Waka crews set for emotional return after Pacific voyage



(NZ Herald) A group of waka sailors are due to arrive in Doubtless Bay in Northland today after completing a ten month historic voyage across the Pacific Ocean in two traditional double hulled waka.

Hundreds of people are expected to greet them.

The group successfully sailed from Auckland’s Waitemata Harbour last August to Rapanui (Easter Island), and are now returning, using only the stars, moon, sun, ocean currents, birds and marine life to guide their way on the 10,000 nautical mile adventure.

Waka Tapu organiser and New Zealand Maori Arts & Crafts Institute (NZMACI) director, Karl Johnstone says this weekend’s arrival completes a monumental milestone in New Zealand’s modern day navigation history.

“The crew has closed the final corner of the Polynesian Triangle defined by Hawaii in the North, New Zealand in the South and Rapanui in the East,” he said.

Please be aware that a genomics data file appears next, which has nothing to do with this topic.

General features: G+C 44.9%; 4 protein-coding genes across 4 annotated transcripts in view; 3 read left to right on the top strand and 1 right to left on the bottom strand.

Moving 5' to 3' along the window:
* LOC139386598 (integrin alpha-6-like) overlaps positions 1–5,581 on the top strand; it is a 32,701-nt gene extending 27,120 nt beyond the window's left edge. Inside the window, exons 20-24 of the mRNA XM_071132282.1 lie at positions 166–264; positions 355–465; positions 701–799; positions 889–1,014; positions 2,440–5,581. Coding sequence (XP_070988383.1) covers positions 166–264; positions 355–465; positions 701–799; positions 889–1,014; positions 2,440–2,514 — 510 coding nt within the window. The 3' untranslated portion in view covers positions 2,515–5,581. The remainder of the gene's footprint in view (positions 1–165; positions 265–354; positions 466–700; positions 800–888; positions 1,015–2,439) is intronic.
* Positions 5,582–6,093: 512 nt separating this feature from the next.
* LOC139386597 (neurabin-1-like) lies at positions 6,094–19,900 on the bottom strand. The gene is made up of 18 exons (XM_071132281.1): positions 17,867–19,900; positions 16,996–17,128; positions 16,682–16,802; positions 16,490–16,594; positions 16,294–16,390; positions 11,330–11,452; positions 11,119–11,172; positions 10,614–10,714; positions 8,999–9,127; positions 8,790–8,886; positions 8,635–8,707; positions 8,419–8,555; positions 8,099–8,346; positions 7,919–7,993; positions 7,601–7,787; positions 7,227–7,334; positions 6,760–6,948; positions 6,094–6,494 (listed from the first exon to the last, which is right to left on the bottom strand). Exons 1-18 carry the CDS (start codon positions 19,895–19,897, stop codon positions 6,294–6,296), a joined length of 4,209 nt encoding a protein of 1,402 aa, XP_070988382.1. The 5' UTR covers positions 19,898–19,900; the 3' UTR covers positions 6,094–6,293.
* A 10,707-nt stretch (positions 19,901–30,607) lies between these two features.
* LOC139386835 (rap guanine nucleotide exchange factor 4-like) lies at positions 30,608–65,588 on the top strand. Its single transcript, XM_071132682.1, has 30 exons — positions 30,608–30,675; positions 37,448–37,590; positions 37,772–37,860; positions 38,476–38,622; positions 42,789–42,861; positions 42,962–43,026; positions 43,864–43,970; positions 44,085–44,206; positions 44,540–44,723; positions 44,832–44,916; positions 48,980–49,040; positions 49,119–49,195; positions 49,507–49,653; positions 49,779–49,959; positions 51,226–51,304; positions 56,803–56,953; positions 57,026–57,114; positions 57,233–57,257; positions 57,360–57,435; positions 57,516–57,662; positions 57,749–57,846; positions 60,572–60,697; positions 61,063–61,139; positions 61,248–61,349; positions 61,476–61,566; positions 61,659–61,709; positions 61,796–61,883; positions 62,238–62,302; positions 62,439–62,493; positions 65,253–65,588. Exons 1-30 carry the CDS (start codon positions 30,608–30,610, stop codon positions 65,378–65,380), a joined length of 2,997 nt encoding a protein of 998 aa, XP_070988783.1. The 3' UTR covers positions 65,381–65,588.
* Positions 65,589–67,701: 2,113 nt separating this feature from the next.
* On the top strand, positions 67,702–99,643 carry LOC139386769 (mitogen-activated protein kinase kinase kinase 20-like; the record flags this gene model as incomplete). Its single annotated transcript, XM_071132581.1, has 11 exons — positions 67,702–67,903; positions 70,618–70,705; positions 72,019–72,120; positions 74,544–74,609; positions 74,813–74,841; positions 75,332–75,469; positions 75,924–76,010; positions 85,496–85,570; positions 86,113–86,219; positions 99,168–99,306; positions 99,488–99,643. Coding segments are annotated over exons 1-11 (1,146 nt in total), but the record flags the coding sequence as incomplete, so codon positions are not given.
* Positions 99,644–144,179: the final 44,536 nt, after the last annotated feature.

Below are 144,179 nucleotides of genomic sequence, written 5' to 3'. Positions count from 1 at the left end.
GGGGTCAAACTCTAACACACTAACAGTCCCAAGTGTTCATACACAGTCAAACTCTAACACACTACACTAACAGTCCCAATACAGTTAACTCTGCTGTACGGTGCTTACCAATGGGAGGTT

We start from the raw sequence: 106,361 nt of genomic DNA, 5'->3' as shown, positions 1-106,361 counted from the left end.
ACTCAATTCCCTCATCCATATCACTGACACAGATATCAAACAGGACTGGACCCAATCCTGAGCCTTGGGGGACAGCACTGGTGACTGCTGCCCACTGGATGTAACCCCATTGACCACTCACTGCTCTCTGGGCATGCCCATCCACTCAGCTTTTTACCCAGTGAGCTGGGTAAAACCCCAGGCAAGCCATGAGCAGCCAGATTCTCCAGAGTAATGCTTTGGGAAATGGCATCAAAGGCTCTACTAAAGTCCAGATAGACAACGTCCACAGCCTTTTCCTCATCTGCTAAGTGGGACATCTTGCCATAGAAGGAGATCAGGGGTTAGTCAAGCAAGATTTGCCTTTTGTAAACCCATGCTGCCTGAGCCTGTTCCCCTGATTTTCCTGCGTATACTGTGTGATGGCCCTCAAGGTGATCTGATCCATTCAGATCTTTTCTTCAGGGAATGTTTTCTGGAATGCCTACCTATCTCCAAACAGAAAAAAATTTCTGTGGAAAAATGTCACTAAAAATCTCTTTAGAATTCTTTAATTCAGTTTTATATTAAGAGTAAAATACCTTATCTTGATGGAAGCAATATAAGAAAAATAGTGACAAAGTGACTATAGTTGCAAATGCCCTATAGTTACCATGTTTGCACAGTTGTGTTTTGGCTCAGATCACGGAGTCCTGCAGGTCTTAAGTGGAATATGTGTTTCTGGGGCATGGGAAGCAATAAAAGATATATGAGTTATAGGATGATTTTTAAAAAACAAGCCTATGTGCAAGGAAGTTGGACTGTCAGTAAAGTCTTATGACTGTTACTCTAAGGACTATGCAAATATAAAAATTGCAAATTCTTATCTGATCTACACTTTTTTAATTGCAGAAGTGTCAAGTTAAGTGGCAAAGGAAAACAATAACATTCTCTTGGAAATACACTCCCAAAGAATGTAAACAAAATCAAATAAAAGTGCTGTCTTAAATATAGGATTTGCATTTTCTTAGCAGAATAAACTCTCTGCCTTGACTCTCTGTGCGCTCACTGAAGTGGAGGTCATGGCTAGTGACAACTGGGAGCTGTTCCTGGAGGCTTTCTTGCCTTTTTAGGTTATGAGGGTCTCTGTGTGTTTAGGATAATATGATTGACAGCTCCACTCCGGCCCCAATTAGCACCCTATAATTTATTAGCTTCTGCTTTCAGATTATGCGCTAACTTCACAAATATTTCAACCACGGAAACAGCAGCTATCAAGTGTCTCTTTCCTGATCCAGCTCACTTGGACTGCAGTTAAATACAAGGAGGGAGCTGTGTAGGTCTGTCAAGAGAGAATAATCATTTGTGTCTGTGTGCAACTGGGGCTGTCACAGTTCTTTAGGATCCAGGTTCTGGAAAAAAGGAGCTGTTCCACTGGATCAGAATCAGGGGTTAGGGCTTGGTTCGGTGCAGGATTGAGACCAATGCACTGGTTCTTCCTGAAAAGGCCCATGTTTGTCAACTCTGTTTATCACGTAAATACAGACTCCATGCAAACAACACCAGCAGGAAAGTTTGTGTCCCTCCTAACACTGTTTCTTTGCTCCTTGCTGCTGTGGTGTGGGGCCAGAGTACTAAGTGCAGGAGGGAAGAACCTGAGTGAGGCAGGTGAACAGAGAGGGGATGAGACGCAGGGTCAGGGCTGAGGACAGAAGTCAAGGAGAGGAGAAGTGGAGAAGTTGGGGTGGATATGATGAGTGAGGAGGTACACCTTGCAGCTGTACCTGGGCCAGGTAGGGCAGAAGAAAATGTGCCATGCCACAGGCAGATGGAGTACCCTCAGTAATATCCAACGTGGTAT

“This project also recognises a life’s work by our esteemed tohunga trai waka (waka building expert), Hekenukumai Busby. Without Hekenukumai and the support given to him from some of our elder statesmen who have now passed on, the likes of the late John Rangihau, Simon Snowden and James Henare, none of this would have been possible.”

The return trip from Rapanui saw the crew sail back via Tahiti, Moorea (for a stop over during cyclone season), Rarotonga and to its final destination, New Zealand.

Overall there have been 60 crew members sailing on various stages of the journey ranging in age from 18 to 67, descending from a number of iwi around New Zealand.

“It will be a very emotional welcoming, as families will reconnect again after almost a year of being apart,” said Johnstone.

“During this time our crew overcame the challenges of the open ocean voyage by weathering storms, cold weather, extreme swells and much more. They now have fresh stories to pass down the generations of this incredible journey.”

The trip has inspired many of the communities around the Pacific, with huge welcoming groups turning out at each of the islands to celebrate and share the vision of the trip, said Johnstone.

“The full significance of this voyage will continue to be realised in the years to come,” said Johnstone.

The public can track the last week of the journey by visiting the Waka Tapu website www.wakatapu.com.


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